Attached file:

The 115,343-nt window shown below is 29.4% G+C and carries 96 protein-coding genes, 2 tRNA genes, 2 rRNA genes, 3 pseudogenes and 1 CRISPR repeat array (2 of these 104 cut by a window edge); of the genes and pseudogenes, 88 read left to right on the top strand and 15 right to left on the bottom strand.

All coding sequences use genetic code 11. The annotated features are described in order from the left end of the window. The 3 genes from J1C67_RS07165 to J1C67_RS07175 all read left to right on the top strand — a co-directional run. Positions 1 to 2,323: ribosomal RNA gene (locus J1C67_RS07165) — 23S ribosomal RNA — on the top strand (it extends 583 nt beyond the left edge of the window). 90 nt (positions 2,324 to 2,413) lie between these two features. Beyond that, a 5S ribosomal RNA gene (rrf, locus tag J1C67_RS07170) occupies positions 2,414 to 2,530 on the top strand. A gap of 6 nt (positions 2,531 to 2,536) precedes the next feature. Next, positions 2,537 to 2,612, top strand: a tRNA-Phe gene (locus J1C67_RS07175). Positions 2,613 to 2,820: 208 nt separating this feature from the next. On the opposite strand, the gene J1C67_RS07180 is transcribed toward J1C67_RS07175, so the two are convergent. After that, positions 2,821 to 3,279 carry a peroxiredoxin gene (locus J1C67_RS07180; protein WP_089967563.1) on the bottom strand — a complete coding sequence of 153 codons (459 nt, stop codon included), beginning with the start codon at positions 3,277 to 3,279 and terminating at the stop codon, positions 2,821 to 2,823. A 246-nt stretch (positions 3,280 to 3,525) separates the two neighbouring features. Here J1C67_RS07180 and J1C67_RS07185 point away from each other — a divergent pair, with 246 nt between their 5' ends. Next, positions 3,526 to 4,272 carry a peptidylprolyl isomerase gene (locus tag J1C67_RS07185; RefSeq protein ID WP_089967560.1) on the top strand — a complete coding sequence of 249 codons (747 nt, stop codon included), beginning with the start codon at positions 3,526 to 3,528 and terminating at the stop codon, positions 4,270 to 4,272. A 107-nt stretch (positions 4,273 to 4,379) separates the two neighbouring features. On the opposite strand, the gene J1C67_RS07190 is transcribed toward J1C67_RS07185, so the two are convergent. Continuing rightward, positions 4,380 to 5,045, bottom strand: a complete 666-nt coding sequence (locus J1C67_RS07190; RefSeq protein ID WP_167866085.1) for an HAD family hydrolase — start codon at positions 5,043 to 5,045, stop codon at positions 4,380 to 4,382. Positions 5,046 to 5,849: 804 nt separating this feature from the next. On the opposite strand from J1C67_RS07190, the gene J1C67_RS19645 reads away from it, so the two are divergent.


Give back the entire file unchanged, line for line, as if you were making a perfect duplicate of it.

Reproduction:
The 115,343-nt window shown below is 29.4% G+C and carries 96 protein-coding genes, 2 tRNA genes, 2 rRNA genes, 3 pseudogenes and 1 CRISPR repeat array (2 of these 104 cut by a window edge); of the genes and pseudogenes, 88 read left to right on the top strand and 15 right to left on the bottom strand.

All coding sequences use genetic code 11. The annotated features are described in order from the left end of the window. The 3 genes from J1C67_RS07165 to J1C67_RS07175 all read left to right on the top strand — a co-directional run. Positions 1 to 2,323: ribosomal RNA gene (locus J1C67_RS07165) — 23S ribosomal RNA — on the top strand (it extends 583 nt beyond the left edge of the window). 90 nt (positions 2,324 to 2,413) lie between these two features. Beyond that, a 5S ribosomal RNA gene (rrf, locus tag J1C67_RS07170) occupies positions 2,414 to 2,530 on the top strand. A gap of 6 nt (positions 2,531 to 2,536) precedes the next feature. Next, positions 2,537 to 2,612, top strand: a tRNA-Phe gene (locus J1C67_RS07175). Positions 2,613 to 2,820: 208 nt separating this feature from the next. On the opposite strand, the gene J1C67_RS07180 is transcribed toward J1C67_RS07175, so the two are convergent. After that, positions 2,821 to 3,279 carry a peroxiredoxin gene (locus J1C67_RS07180; protein WP_089967563.1) on the bottom strand — a complete coding sequence of 153 codons (459 nt, stop codon included), beginning with the start codon at positions 3,277 to 3,279 and terminating at the stop codon, positions 2,821 to 2,823. A 246-nt stretch (positions 3,280 to 3,525) separates the two neighbouring features. Here J1C67_RS07180 and J1C67_RS07185 point away from each other — a divergent pair, with 246 nt between their 5' ends. Next, positions 3,526 to 4,272 carry a peptidylprolyl isomerase gene (locus tag J1C67_RS07185; RefSeq protein ID WP_089967560.1) on the top strand — a complete coding sequence of 249 codons (747 nt, stop codon included), beginning with the start codon at positions 3,526 to 3,528 and terminating at the stop codon, positions 4,270 to 4,272. A 107-nt stretch (positions 4,273 to 4,379) separates the two neighbouring features. On the opposite strand, the gene J1C67_RS07190 is transcribed toward J1C67_RS07185, so the two are convergent. Continuing rightward, positions 4,380 to 5,045, bottom strand: a complete 666-nt coding sequence (locus J1C67_RS07190; RefSeq protein ID WP_167866085.1) for an HAD family hydrolase — start codon at positions 5,043 to 5,045, stop codon at positions 4,380 to 4,382. Positions 5,046 to 5,849: 804 nt separating this feature from the next. On the opposite strand from J1C67_RS07190, the gene J1C67_RS19645 reads away from it, so the two are divergent.